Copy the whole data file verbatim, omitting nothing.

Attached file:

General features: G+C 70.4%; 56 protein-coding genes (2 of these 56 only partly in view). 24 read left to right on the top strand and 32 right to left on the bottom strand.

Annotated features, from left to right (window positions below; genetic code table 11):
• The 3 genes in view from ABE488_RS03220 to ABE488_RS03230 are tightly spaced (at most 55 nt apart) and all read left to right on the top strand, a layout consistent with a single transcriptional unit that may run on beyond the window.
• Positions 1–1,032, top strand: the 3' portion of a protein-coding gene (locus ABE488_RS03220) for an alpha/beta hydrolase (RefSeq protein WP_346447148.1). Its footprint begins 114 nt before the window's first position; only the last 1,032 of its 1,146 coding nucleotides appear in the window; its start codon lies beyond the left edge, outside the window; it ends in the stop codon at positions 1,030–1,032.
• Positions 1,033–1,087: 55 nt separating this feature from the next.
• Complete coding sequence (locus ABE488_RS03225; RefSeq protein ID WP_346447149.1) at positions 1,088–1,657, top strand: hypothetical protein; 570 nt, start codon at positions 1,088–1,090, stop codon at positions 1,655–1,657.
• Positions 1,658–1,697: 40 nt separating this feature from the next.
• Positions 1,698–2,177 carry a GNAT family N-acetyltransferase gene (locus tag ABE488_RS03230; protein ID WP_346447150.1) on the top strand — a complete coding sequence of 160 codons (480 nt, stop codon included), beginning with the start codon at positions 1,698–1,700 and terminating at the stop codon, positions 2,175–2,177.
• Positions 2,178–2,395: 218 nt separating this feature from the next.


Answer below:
General features: G+C 70.4%; 56 protein-coding genes (2 of these 56 only partly in view). 24 read left to right on the top strand and 32 right to left on the bottom strand.

Annotated features, from left to right (window positions below; genetic code table 11):
• The 3 genes in view from ABE488_RS03220 to ABE488_RS03230 are tightly spaced (at most 55 nt apart) and all read left to right on the top strand, a layout consistent with a single transcriptional unit that may run on beyond the window.
• Positions 1–1,032, top strand: the 3' portion of a protein-coding gene (locus ABE488_RS03220) for an alpha/beta hydrolase (RefSeq protein WP_346447148.1). Its footprint begins 114 nt before the window's first position; only the last 1,032 of its 1,146 coding nucleotides appear in the window; its start codon lies beyond the left edge, outside the window; it ends in the stop codon at positions 1,030–1,032.
• Positions 1,033–1,087: 55 nt separating this feature from the next.
• Complete coding sequence (locus ABE488_RS03225; RefSeq protein ID WP_346447149.1) at positions 1,088–1,657, top strand: hypothetical protein; 570 nt, start codon at positions 1,088–1,090, stop codon at positions 1,655–1,657.
• Positions 1,658–1,697: 40 nt separating this feature from the next.
• Positions 1,698–2,177 carry a GNAT family N-acetyltransferase gene (locus tag ABE488_RS03230; protein ID WP_346447150.1) on the top strand — a complete coding sequence of 160 codons (480 nt, stop codon included), beginning with the start codon at positions 1,698–1,700 and terminating at the stop codon, positions 2,175–2,177.
• Positions 2,178–2,395: 218 nt separating this feature from the next.